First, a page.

Culture Change Journey

For care settings that want to use their outside spaces more actively and meaningfully, a key priority must be to take a deeper look at the subtle and often subconscious processes, attitudes, habits and beliefs that make up their setting’s particular care ‘culture’. Not only could these be holding the care team back from engaging their residents more actively with their outside spaces, but it is through an honest review of care culture practices that they can also gauge how person-centred they are and what they may need to address in order to move forward on their own particular culture change journey to more advanced care practices.

Addressing care culture and embarking on a culture change journey is not a ‘quick-fix’ process. It requires dedication, courage and determination on the part of everyone in the care setting but the rewards are manifold, for both staff and residents. Becoming more person-centred and relationship-centred in care practices results in greater engagement with the outside space naturally, according to our findings, and determines the different ways you may wish to engage the services of a designer too.

For care settings that are positioned in the lower part of the care culture spectrum on the Care Culture Map, it’s really important to avoid the trap of believing that a brand new garden will transform the home’s culture overnight by resulting in more active engagement with the outdoors. Our findings strongly indicate that if the care setting hasn’t been using what they already have outdoors, before the designer has become involved, then it’s unlikely that the new garden will overcome these established and ingrained normative practices, after the novelty value of the new space has worn off.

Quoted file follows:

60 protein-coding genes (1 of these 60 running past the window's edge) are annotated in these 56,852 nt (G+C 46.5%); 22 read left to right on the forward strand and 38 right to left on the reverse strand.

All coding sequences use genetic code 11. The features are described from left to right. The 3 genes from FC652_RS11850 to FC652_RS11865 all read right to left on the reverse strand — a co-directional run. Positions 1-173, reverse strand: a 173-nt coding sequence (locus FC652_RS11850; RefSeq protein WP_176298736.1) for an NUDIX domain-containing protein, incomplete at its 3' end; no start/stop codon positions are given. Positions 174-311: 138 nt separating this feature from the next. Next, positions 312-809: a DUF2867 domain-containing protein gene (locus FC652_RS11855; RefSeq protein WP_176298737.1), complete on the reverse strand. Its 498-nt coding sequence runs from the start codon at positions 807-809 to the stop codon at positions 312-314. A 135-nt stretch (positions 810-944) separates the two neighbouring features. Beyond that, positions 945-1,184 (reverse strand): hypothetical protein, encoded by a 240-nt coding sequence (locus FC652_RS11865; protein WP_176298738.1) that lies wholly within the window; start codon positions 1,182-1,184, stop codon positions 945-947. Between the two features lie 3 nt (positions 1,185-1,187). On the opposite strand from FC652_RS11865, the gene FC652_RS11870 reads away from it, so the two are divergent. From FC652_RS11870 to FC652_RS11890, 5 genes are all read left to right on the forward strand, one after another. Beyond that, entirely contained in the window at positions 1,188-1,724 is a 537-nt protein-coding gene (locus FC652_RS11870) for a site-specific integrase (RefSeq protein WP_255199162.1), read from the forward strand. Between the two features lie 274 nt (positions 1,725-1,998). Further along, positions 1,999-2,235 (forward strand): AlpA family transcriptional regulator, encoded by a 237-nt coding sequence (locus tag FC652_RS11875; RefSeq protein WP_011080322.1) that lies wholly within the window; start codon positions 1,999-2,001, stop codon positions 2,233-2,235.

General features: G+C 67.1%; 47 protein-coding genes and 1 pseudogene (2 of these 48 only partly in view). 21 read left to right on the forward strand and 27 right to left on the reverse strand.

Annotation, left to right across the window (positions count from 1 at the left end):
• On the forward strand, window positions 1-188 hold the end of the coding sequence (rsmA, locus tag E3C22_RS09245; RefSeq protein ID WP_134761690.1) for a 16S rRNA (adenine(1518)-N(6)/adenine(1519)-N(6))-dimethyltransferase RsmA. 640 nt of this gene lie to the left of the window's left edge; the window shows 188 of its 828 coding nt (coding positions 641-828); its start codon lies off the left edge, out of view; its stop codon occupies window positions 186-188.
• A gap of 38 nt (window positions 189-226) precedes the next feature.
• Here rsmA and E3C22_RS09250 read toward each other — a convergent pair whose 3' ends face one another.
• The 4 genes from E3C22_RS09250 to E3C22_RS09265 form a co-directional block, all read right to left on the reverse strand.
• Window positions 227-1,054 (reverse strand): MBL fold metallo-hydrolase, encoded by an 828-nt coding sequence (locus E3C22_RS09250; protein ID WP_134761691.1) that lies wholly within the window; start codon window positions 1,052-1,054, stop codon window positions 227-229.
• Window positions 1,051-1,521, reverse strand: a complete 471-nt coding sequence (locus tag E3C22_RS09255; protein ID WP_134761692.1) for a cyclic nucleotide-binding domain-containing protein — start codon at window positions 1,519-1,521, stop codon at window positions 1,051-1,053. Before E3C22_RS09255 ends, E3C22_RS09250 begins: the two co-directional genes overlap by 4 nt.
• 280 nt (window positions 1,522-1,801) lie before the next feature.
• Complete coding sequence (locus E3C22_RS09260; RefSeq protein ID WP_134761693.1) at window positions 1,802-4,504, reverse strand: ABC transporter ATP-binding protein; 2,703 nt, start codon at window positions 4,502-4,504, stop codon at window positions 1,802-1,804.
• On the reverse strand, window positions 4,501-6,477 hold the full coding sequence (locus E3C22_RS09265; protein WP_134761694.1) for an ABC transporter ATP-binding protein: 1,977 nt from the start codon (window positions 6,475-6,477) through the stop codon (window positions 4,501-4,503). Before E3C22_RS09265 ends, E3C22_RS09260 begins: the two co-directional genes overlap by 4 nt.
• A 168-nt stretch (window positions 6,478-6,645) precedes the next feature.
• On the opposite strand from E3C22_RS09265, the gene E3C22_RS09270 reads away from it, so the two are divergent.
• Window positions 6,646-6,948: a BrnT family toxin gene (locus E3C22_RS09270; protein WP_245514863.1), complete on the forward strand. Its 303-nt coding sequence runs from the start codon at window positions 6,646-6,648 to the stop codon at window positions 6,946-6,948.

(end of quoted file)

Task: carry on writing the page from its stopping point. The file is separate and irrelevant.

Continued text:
The care setting has not fully grasped that an understanding of its current attitudes, and practices, with regards to using the outside space has to be in place before the design process starts, and the garden can then be appropriately improved in order to facilitate more active use of the garden for the current resident mix.

Care settings performing at the top of the care culture spectrum appeared to us to have no more money, time or staff than other homes in our study and yet they still managed to create seamless and spontaneous engagement for the residents between the indoors and outdoors. The difference between these higher-performing homes and others in our research study was quite simple: they had worked out that they could not afford not to do this.

It did not require more money, time or staff to open the doors and help residents to cross the threshold for these care settings. It needed a change in culture: focusing on the needs of the individual resident, and replacing fear, from lack of knowledge, with confidence that they knew what their residents wanted to do and were determined to ensure they could fulfil those wishes, in a ‘safely imaginative’ way with them.

There are many reasons for a care setting to commit to culture change and to become more person-centred in care practices (not least because the CQC demands it). The dividend of practising at this higher level appears to us to result in happier residents who are more fulfilled and contented in their lives, naturally engaging with the outdoors, as and when they wish to, in an enabling and loving care environment.